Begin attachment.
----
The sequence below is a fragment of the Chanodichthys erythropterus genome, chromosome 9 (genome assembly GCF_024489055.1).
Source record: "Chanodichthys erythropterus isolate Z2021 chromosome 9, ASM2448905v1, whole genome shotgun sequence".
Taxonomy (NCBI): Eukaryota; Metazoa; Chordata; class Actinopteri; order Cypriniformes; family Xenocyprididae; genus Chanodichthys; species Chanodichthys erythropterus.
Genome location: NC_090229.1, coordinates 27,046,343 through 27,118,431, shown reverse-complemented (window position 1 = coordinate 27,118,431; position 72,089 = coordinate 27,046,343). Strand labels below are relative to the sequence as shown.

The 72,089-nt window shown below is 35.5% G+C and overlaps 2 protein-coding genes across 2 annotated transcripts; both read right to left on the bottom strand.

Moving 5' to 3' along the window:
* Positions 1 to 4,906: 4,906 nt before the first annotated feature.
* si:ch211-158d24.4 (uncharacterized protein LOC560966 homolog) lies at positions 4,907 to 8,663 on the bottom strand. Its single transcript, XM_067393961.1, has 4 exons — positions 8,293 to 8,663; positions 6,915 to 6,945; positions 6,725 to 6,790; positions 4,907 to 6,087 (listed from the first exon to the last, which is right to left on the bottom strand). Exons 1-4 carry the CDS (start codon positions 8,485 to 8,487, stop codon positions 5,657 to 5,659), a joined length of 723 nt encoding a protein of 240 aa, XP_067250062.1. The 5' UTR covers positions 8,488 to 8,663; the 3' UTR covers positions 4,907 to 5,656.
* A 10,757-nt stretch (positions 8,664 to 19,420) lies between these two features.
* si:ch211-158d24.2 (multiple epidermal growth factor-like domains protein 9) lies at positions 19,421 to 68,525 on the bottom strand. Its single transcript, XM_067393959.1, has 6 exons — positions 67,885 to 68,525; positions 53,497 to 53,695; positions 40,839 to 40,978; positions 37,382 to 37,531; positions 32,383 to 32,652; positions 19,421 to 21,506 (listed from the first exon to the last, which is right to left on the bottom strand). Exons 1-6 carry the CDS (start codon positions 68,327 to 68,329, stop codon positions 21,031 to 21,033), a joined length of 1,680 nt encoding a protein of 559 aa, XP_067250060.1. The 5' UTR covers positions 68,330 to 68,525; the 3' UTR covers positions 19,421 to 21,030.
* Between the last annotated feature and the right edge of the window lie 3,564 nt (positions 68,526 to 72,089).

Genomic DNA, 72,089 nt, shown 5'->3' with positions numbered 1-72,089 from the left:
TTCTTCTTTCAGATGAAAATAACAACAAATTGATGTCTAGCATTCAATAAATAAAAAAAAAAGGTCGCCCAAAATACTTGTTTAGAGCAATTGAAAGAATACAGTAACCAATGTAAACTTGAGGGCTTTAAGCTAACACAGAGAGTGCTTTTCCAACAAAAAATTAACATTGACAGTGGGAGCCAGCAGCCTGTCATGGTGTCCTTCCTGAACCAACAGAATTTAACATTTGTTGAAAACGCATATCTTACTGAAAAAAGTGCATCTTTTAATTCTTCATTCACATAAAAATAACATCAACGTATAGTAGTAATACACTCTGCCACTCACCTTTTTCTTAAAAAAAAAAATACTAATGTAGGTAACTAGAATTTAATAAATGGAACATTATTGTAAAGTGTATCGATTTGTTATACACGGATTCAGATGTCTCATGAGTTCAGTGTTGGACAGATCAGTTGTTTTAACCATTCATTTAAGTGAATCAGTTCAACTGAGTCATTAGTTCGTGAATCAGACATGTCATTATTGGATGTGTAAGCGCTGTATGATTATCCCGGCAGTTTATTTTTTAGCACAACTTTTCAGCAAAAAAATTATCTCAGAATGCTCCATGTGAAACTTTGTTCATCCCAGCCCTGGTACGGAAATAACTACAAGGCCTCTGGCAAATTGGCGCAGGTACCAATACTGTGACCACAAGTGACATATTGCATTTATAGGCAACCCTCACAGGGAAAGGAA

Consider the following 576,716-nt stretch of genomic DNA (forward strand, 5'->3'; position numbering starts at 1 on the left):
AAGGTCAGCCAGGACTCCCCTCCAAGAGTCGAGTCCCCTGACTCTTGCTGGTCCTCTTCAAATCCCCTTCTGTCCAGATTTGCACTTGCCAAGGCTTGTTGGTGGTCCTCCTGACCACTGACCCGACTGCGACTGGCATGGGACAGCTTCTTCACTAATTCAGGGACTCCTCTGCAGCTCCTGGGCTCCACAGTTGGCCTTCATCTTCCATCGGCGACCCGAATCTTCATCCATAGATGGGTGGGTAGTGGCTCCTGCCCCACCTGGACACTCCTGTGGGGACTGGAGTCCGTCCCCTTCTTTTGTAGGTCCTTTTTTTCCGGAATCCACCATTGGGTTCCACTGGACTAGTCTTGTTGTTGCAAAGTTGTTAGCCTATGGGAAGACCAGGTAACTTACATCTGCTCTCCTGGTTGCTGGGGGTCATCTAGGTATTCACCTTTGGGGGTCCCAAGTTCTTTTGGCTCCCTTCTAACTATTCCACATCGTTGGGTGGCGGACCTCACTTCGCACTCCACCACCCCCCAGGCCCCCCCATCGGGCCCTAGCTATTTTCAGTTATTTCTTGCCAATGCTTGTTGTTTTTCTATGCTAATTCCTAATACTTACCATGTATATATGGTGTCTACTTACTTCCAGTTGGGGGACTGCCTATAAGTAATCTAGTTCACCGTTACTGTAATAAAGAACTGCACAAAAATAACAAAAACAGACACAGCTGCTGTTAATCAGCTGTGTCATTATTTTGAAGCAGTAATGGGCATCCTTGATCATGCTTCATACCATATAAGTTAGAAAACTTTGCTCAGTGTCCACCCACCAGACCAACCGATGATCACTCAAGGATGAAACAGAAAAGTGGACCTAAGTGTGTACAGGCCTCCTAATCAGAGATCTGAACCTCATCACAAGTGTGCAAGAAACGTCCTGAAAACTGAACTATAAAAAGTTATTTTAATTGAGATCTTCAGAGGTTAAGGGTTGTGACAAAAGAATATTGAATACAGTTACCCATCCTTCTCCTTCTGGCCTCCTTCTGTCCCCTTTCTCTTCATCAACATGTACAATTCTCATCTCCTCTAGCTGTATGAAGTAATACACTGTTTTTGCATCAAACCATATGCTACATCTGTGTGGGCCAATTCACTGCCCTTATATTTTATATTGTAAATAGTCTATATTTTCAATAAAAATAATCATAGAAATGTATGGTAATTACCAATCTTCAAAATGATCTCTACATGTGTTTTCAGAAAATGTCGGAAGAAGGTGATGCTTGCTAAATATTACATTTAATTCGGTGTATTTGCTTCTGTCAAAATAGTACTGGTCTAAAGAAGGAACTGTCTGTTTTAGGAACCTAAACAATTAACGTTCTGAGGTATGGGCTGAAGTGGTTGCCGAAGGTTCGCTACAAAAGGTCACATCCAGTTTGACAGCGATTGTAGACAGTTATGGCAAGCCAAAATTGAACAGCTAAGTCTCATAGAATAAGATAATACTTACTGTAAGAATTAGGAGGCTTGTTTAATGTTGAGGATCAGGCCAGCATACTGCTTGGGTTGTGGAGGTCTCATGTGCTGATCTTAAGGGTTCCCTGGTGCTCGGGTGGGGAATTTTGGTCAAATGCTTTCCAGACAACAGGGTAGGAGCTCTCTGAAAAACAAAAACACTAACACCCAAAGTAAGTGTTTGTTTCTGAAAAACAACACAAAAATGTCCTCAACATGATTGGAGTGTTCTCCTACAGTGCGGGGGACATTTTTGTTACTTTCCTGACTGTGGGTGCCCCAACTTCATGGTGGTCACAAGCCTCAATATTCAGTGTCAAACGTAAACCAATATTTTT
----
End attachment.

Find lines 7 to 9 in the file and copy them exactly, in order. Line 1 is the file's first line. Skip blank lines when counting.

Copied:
* Positions 1 to 4,906: 4,906 nt before the first annotated feature.
* si:ch211-158d24.4 (uncharacterized protein LOC560966 homolog) lies at positions 4,907 to 8,663 on the bottom strand. Its single transcript, XM_067393961.1, has 4 exons — positions 8,293 to 8,663; positions 6,915 to 6,945; positions 6,725 to 6,790; positions 4,907 to 6,087 (listed from the first exon to the last, which is right to left on the bottom strand). Exons 1-4 carry the CDS (start codon positions 8,485 to 8,487, stop codon positions 5,657 to 5,659), a joined length of 723 nt encoding a protein of 240 aa, XP_067250062.1. The 5' UTR covers positions 8,488 to 8,663; the 3' UTR covers positions 4,907 to 5,656.
* A 10,757-nt stretch (positions 8,664 to 19,420) lies between these two features.